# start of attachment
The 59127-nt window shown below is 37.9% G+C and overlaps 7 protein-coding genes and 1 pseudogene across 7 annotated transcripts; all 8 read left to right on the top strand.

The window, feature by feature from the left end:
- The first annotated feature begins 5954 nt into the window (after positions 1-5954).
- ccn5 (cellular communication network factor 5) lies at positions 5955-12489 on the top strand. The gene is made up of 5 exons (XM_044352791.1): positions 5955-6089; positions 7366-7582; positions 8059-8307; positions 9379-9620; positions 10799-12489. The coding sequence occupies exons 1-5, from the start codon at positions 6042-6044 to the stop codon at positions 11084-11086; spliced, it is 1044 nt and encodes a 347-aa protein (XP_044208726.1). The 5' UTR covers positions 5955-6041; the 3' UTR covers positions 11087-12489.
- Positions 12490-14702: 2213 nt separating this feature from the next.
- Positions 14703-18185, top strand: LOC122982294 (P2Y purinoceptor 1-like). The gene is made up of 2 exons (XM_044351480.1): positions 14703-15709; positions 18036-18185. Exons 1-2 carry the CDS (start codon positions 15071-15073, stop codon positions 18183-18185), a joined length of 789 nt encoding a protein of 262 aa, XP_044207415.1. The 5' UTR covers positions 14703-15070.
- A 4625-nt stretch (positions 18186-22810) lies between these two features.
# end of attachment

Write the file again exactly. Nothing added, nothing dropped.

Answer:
The 59127-nt window shown below is 37.9% G+C and overlaps 7 protein-coding genes and 1 pseudogene across 7 annotated transcripts; all 8 read left to right on the top strand.

The window, feature by feature from the left end:
- The first annotated feature begins 5954 nt into the window (after positions 1-5954).
- ccn5 (cellular communication network factor 5) lies at positions 5955-12489 on the top strand. The gene is made up of 5 exons (XM_044352791.1): positions 5955-6089; positions 7366-7582; positions 8059-8307; positions 9379-9620; positions 10799-12489. The coding sequence occupies exons 1-5, from the start codon at positions 6042-6044 to the stop codon at positions 11084-11086; spliced, it is 1044 nt and encodes a 347-aa protein (XP_044208726.1). The 5' UTR covers positions 5955-6041; the 3' UTR covers positions 11087-12489.
- Positions 12490-14702: 2213 nt separating this feature from the next.
- Positions 14703-18185, top strand: LOC122982294 (P2Y purinoceptor 1-like). The gene is made up of 2 exons (XM_044351480.1): positions 14703-15709; positions 18036-18185. Exons 1-2 carry the CDS (start codon positions 15071-15073, stop codon positions 18183-18185), a joined length of 789 nt encoding a protein of 262 aa, XP_044207415.1. The 5' UTR covers positions 14703-15070.
- A 4625-nt stretch (positions 18186-22810) lies between these two features.